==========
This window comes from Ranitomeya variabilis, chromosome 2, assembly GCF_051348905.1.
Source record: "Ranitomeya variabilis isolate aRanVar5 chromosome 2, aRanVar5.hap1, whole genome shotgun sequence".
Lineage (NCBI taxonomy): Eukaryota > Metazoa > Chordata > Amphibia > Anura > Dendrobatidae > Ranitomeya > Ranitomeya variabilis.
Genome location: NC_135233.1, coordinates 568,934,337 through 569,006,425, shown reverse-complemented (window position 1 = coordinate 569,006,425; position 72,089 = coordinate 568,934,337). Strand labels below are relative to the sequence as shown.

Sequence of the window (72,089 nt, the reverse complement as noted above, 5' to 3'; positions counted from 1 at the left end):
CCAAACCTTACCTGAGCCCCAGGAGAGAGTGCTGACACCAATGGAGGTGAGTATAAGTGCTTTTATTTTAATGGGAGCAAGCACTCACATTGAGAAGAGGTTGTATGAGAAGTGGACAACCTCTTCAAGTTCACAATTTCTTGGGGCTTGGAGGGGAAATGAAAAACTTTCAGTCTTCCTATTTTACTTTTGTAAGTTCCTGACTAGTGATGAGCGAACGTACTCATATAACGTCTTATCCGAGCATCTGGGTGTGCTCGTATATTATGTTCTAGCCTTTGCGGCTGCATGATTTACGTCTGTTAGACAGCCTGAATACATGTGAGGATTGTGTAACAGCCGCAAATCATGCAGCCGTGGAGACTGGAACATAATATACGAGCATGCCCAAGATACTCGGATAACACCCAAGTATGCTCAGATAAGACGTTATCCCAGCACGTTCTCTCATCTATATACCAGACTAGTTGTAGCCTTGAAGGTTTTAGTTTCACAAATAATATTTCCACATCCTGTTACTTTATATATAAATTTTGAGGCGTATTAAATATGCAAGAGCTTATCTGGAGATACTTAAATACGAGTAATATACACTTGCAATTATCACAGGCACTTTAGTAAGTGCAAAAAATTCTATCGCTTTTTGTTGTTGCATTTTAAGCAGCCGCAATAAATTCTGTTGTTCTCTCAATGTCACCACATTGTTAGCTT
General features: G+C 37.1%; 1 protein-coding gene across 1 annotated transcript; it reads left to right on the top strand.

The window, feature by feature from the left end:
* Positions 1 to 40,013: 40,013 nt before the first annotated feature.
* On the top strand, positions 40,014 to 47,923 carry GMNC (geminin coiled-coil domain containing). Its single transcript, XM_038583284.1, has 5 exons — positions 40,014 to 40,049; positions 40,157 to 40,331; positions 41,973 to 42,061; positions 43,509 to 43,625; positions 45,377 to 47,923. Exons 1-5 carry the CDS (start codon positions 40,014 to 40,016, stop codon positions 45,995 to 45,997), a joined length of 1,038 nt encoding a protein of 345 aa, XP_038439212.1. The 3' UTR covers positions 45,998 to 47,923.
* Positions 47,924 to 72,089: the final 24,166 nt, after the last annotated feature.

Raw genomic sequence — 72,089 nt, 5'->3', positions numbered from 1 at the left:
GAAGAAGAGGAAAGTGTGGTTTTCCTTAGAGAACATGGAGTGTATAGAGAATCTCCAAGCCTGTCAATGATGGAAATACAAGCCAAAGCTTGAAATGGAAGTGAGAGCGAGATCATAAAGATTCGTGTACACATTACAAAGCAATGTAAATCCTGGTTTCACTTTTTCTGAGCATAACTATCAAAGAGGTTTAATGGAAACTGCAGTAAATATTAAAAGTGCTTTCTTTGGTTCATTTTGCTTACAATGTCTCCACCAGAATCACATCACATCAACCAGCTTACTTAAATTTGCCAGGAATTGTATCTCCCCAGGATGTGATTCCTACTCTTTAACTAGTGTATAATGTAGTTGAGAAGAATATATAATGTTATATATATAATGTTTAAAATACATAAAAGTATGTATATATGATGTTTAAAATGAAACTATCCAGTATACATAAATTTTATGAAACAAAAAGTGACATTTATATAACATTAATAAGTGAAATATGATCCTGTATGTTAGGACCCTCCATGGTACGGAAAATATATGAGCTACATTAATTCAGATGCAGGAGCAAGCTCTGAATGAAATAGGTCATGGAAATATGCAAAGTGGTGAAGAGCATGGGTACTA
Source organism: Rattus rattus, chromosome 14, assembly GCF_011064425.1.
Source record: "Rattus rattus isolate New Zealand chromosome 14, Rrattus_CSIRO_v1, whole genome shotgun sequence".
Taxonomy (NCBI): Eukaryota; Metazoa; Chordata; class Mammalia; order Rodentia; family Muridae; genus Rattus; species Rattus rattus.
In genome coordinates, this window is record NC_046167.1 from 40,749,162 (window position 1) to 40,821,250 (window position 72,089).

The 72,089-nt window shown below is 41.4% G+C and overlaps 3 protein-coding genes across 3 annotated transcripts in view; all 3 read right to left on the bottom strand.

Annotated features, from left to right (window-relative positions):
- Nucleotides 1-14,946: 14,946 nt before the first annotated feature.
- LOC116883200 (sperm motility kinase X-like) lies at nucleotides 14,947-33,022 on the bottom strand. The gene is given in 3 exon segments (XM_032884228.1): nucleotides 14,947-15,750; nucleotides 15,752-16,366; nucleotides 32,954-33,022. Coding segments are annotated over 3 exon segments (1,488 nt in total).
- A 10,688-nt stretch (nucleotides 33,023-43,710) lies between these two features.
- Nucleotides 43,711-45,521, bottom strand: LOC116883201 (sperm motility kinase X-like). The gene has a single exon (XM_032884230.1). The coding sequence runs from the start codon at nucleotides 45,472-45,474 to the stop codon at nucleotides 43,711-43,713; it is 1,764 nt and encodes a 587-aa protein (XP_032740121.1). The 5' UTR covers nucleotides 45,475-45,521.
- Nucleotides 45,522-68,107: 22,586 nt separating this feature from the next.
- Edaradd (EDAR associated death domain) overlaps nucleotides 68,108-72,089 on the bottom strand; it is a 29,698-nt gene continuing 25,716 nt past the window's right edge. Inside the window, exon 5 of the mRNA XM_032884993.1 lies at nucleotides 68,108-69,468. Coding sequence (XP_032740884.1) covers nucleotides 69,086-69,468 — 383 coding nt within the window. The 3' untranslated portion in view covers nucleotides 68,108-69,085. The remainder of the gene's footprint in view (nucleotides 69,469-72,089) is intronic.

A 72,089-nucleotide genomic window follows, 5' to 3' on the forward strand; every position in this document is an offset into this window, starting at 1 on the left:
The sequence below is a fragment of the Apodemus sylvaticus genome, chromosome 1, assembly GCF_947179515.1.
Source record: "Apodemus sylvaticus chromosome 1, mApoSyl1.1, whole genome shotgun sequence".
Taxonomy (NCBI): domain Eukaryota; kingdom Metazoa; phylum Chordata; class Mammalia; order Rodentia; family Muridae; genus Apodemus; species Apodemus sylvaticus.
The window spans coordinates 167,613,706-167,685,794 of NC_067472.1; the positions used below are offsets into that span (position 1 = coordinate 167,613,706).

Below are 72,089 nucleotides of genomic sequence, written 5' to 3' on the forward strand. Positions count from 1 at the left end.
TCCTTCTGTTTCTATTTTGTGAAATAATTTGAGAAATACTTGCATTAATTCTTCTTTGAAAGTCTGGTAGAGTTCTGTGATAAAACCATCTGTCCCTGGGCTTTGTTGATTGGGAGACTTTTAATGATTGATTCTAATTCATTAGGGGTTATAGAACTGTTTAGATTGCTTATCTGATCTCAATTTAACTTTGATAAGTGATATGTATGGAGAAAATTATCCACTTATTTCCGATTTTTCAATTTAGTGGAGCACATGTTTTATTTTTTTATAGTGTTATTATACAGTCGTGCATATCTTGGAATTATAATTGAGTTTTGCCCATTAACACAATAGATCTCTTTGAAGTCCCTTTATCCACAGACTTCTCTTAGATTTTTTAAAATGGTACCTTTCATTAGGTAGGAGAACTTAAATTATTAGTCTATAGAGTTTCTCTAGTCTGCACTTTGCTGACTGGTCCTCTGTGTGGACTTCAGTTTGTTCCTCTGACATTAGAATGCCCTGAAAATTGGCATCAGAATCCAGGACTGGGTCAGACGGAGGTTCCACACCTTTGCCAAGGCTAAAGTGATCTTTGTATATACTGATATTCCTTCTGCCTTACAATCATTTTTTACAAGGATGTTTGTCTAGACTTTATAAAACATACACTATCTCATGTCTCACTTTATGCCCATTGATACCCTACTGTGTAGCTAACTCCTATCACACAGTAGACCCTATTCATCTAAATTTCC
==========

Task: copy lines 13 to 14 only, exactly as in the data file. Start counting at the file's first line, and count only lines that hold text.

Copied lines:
GAAGAAGAGGAAAGTGTGGTTTTCCTTAGAGAACATGGAGTGTATAGAGAATCTCCAAGCCTGTCAATGATGGAAATACAAGCCAAAGCTTGAAATGGAAGTGAGAGCGAGATCATAAAGATTCGTGTACACATTACAAAGCAATGTAAATCCTGGTTTCACTTTTTCTGAGCATAACTATCAAAGAGGTTTAATGGAAACTGCAGTAAATATTAAAAGTGCTTTCTTTGGTTCATTTTGCTTACAATGTCTCCACCAGAATCACATCACATCAACCAGCTTACTTAAATTTGCCAGGAATTGTATCTCCCCAGGATGTGATTCCTACTCTTTAACTAGTGTATAATGTAGTTGAGAAGAATATATAATGTTATATATATAATGTTTAAAATACATAAAAGTATGTATATATGATGTTTAAAATGAAACTATCCAGTATACATAAATTTTATGAAACAAAAAGTGACATTTATATAACATTAATAAGTGAAATATGATCCTGTATGTTAGGACCCTCCATGGTACGGAAAATATATGAGCTACATTAATTCAGATGCAGGAGCAAGCTCTGAATGAAATAGGTCATGGAAATATGCAAAGTGGTGAAGAGCATGGGTACTA
Source organism: Rattus rattus, chromosome 14, assembly GCF_011064425.1.